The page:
3. Sumanbai was sent to Dr. Vandana (PW-8), a lady surgeon in the Main Hospital, Khargone for examination. She examined her and recorded her findings as per Ex. P8. She also advised x-ray to decide her age. On 1.2.1991 an x-ray was taken by Dr. Khan (PW-1) who gave a report (Ex.P-1) opining that Sumanbai was aged between 13 to 14 years. The Investigating Officer (PW-9) took up investigation and prepared a site plan P-10. Radhu was arrested on 19.2.1991 and sent to Khargone Hospital for medical examination. Dr. Sanjay Kumar Bhat (PW-2), examined him and opined that Radhu was aged about 19 years and capable of sexual intercourse. His mother Gyarsibai was also arrested. Radhu was charged to stand trial for offences under sections 342/34, 376 and 323 IPC. His mother was charged under section 342/34 and 376/34 IPC. Eleven witnesses were examined. After appreciating the evidence, the trial court by judgment dated 25.5.1993 found the accused 1 and 2 guilty and sentenced them to seven years imprisonment with fine of Rs. 500 and in default to a further period of six months RI under, section 376 and 376/109 IPC respectively. They were also sentenced to six months RI under section 342/34 IPC. In addition, Radhu was sentenced to six months RI under section 323 IPC. All sentences were to run concurrently.
4. Feeling aggrieved the two accused filed an appeal before the High Court. During the pendency of the appeal Gyarsibai died. The High Court by judgment dated 12.9.2003 dismissed the appeal, affirming the conviction and sentence of the first accused Radhu. In this appeal, challenging the said decision, the learned counsel for the appellant urged the following contentions :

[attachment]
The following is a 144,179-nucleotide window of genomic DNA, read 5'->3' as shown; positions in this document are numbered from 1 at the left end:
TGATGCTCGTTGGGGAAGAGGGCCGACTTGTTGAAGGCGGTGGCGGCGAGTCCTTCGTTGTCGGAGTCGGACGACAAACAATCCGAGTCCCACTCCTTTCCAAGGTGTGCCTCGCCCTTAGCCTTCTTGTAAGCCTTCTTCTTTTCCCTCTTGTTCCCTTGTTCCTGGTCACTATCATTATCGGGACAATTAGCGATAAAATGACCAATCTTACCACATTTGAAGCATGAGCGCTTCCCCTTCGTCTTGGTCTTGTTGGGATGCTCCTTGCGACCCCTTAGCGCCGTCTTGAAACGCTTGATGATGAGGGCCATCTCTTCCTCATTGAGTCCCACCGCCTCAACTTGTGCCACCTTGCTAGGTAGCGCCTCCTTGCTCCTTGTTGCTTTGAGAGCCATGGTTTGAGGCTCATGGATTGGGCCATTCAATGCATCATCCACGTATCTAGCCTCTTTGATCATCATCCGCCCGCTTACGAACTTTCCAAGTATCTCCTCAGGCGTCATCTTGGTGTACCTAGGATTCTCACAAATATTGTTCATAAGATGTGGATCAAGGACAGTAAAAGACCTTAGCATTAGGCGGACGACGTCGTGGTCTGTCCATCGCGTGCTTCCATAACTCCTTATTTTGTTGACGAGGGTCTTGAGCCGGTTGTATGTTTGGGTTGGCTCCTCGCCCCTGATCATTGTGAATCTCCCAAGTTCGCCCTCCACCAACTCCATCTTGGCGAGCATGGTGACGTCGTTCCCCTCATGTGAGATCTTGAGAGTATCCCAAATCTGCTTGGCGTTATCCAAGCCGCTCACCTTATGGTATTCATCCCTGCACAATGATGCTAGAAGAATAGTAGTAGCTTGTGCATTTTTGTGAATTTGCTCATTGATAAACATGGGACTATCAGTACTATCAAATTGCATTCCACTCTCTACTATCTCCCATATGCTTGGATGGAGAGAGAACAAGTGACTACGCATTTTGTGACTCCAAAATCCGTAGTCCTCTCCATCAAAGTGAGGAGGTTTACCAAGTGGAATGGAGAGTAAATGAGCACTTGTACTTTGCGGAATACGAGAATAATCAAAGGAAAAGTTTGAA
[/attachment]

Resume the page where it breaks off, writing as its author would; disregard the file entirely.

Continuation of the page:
- (i) The accused were falsely implicated by Sumanbai at the instance of her father who was indebted to Radhu's father Nathu, to avoid repayment of the debt.
- (ii) The medical evidence showed that there was no injury on the private parts of Sumanbai and that the rupture of hymen was old. The Doctor (PW- 8) also stated that she could not express any opinion as to whether a rape had been committed or not.
- (iii) The discrepancies in the evidence, absence of corroboration, the close relationship (the prosecutrix described Radhu as her maternal uncle, as Radhu's parents were Kaka and Baba of Sumanbai's mother) and the manner in which the incident is alleged to have taken place, clearly demonstrated that it was a false charge.
5. It is now well settled that a finding of guilt in a case of rape, can be based on the uncorroborated evidence of the prosecutrix. The very nature of offence makes it difficult to get direct corroborating evidence. The evidence of the prosecutrix should not be rejected on the basis of minor discrepancies and contradictions. If the victim of rape states on oath that she was forcibly subjected to sexual intercourse, her statement will normally be accepted, even if it is uncorroborated, unless the material on record requires drawing of an inference that there was consent or that the entire incident was improbable or imaginary. Even if there is consent, the act will still be a 'rape', if the girl is under 16 years of age. It is also well settled that absence of injuries on the private parts of the victim will not by itself falsify the case of rape, nor construed as evidence of consent. Similarly, the opinion of a doctor that there was no evidence of any sexual intercourse or rape, may not be sufficient to disbelieve the accusation of rape by the victim. Bruises, abrasions and scratches on the victim especially on the forearms, writs, face, breast, thighs and back are indicative of struggle and will support the allegation of sexual assault. The courts should, at the same time, bear in mind that false charges of rape are not uncommon. There have also been rare instances where a parent has persuaded a gullible or obedient daughter to make a false charge of a rape either to take revenge or extort money or to get rid of financial liability. Whether there was rape or not would depend ultimately on the facts and circumstances of each case.